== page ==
www.circletail.org The folks at Circle Tail are busy. They’re rescuing abused and abandoned dogs, arranging canine adoptions, and offering obedience training and behavior management classes. But their most inspired—and inspiring—work is what the nonprofit is doing with four Ohio prisons. In this program, screened male and female inmates care and provide training for dogs that will either be given as assistance dogs to those with mobility, hearing, neurological, or psychiatric disabilities, or be put up for adoption. The result is a win-win-win-win: Participating inmates create fewer disciplinary problems and make a contribution to society; dogs that would have been destroyed are saved; disabled people who need assistance get a devoted canine companion; and it costs taxpayers nothing.
www.newportonthelevee.comDid you know that Newport on the Levee offers 15-minute parking in its valet circle? We didn’t either. Now a quick trip to the Levee doesn’t sound so crazy. Park your ride along the curb, but don’t try to get away with seeing a movie, OK?
South side of Sixth Street between Vine and Walnut It sometimes seems nothing is hip enough to satisfy our city’s legions of critics. But there have been some changes to downtown’s character, and 79-year-old Julian Stanczak’s enormous Sixth Street op-art facade entitled Additive #6 is chief among them. Consisting of 522 massive multi-colored aluminum tubes, the vibrant structure masks the seriously dreary Fifth Third parking garage. The block-long piece seems to change color as you walk past. A fitting tribute to downtown’s resurgent dynamism.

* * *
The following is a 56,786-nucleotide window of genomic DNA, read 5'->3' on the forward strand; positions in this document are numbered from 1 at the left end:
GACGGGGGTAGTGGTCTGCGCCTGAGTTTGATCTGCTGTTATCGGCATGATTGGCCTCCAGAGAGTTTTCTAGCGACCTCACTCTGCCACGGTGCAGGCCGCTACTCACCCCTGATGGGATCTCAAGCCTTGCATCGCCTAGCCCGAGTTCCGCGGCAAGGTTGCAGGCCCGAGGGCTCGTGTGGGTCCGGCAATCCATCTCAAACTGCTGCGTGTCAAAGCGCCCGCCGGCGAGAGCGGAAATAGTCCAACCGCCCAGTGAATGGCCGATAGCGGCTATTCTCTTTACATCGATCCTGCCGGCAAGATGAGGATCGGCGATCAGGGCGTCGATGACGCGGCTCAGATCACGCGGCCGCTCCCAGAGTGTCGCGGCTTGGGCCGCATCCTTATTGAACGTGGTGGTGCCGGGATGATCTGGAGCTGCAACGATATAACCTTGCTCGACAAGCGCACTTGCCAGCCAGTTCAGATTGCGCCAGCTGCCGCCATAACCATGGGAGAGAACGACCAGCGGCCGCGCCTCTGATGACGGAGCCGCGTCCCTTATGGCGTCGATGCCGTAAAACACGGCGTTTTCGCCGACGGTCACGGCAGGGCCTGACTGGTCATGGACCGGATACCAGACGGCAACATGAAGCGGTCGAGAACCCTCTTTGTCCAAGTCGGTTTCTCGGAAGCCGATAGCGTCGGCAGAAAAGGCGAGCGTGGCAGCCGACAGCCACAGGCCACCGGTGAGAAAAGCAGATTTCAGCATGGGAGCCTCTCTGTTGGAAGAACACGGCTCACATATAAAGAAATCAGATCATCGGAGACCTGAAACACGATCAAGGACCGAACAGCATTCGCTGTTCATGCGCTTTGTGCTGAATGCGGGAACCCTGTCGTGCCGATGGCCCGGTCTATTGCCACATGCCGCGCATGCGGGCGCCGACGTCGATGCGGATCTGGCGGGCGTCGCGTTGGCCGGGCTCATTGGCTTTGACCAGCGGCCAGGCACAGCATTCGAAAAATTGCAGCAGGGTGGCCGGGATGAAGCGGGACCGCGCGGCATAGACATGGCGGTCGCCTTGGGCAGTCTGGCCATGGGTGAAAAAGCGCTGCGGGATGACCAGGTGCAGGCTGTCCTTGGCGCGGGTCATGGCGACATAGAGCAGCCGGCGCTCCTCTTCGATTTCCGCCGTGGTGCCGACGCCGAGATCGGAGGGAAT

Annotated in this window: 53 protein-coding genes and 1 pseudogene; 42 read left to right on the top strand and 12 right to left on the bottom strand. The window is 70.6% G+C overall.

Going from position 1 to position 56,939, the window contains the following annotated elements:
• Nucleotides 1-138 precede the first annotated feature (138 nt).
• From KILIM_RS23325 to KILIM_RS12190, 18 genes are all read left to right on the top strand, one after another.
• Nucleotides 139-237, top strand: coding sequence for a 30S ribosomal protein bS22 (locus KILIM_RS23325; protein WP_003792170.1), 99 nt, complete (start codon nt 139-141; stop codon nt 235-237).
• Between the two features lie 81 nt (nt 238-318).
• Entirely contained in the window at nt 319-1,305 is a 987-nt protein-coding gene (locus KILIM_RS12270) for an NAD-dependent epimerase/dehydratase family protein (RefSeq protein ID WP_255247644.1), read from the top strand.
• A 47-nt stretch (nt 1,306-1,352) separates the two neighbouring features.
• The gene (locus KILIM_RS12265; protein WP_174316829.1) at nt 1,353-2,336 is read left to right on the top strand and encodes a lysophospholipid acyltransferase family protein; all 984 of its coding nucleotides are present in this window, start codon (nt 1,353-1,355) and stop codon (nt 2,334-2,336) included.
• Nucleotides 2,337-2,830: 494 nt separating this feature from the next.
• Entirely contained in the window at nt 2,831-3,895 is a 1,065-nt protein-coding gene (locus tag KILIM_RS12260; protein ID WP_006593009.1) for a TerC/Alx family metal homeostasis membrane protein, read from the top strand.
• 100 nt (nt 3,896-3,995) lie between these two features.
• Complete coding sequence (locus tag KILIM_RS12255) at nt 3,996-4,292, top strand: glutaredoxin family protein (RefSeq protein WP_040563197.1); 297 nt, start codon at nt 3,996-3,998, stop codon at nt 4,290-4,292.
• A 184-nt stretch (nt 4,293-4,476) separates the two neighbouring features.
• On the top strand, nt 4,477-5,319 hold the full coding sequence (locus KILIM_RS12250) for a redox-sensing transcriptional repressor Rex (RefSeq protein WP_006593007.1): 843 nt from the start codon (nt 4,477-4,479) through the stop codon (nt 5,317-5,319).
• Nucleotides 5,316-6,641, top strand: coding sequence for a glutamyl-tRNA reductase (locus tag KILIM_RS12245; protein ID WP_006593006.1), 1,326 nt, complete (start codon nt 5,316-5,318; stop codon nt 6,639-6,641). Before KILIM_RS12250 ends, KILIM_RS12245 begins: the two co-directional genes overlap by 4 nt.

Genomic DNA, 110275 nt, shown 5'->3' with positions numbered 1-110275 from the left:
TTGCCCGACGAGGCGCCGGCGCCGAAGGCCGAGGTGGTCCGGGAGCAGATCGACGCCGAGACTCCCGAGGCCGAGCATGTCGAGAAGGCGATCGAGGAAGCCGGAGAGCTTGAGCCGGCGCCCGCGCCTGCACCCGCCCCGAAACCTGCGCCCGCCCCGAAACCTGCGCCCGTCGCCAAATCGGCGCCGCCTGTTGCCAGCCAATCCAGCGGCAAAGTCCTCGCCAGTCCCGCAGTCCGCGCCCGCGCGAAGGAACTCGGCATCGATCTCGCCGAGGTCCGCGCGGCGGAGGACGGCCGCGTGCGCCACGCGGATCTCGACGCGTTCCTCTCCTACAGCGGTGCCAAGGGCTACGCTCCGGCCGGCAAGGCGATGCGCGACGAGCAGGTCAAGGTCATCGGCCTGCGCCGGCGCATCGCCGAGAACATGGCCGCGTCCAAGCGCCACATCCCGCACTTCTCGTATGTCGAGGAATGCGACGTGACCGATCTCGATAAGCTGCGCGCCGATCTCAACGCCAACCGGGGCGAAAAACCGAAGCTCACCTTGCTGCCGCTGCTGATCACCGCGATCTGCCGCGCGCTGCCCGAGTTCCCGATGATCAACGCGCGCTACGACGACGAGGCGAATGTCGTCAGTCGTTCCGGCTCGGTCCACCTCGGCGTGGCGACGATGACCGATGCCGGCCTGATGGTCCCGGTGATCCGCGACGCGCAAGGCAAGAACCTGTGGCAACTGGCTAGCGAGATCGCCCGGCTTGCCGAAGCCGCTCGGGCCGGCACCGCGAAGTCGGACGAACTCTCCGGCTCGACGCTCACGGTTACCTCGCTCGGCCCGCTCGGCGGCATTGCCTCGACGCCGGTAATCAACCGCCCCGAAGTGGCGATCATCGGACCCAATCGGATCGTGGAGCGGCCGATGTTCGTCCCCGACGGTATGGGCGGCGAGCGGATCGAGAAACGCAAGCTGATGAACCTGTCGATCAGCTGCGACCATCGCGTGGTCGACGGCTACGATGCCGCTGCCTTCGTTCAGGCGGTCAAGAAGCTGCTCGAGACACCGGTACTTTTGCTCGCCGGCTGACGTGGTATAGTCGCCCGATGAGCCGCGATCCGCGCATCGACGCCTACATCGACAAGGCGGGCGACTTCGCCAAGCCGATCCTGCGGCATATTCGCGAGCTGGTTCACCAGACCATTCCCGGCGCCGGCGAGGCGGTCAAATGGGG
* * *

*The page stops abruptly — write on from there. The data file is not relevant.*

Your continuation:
www.natiyouthcenter.orgA part-time art instructor at Elementz Hip Hop Youth Arts Center, Benjamin Thomas teaches inner-city kids to tap into their creativity through graffiti. Meaning, he gets paid to tag. Thomas did a few pieces for Kings Island’s Halloween Haunt, and you can also check out his work at Tri-County Assembly of God in Fairfield. “You see urban-style artwork all over the place now,” he says. That’s a good thing.
101 E. Fifth St., downtown, (513) 421-4049 A newspaper delivers more than just information. It communicates a sense of place, whether that place is Cincinnati, Dayton, Chicago, or London. Pick up the dailies from those cities plus The New York Times and The Wall Street Journal at Fountain News. World travelers will find Spain’s El Mundo and Le Figaro from Paris as well as Arabic and English versions of the Egyptian paper Al-Ahram. Go ahead. Get your fingers dirty.
Yes, Anthony Luensman’s work has appeared in galleries and museums all over town, but when his multimedia presentations and site-specific installations appear in other parts of the the world, he brings the Cincinnati art scene to a much larger audience. The Elder grad’s work has appeared at Louisville’s 21c Museum Hotel and New Center for Contemporary Art, as well as the Museum of Contemporary Art in Taipei, Taiwan. “I attempt to create work that has a strong visual appeal,” he says, “perhaps even dramatic or humorous.” Good for him, and us.